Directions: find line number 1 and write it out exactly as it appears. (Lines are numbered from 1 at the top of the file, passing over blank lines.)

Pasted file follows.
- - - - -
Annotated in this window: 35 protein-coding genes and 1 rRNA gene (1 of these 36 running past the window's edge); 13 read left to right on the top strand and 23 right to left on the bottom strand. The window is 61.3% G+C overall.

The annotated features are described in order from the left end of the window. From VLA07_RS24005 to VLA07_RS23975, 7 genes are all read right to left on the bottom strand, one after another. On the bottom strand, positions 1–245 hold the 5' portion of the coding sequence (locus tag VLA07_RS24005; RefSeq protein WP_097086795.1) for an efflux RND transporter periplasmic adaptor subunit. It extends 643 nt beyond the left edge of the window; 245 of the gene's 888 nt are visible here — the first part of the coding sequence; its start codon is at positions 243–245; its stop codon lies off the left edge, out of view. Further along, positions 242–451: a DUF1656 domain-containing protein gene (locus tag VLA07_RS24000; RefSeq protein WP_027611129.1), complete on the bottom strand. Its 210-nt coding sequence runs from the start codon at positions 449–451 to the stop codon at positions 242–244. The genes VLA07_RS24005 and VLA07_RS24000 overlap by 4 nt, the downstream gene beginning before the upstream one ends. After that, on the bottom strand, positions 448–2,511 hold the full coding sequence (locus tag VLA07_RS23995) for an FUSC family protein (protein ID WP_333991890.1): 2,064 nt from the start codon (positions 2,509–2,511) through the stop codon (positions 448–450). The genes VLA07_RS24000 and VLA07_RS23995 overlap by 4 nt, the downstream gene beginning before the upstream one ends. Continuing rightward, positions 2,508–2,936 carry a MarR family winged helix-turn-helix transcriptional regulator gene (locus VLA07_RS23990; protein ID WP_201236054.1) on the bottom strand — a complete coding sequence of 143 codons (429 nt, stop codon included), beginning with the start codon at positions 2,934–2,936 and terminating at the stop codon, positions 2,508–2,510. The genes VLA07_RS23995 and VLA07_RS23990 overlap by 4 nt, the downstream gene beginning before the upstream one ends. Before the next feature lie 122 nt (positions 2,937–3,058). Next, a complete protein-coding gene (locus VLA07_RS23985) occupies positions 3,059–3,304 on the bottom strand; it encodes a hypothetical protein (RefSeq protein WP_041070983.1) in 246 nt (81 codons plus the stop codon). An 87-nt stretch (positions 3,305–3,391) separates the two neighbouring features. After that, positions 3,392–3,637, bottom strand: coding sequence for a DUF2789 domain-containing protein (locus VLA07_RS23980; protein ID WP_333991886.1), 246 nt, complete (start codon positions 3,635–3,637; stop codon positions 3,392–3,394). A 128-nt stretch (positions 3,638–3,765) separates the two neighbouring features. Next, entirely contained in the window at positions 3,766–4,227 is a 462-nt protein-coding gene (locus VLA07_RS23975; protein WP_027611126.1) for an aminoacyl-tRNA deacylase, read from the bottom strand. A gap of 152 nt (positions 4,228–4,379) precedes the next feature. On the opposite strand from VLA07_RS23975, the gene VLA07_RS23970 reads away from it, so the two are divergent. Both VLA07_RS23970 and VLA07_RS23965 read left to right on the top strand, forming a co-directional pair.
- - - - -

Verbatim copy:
Annotated in this window: 35 protein-coding genes and 1 rRNA gene (1 of these 36 running past the window's edge); 13 read left to right on the top strand and 23 right to left on the bottom strand. The window is 61.3% G+C overall.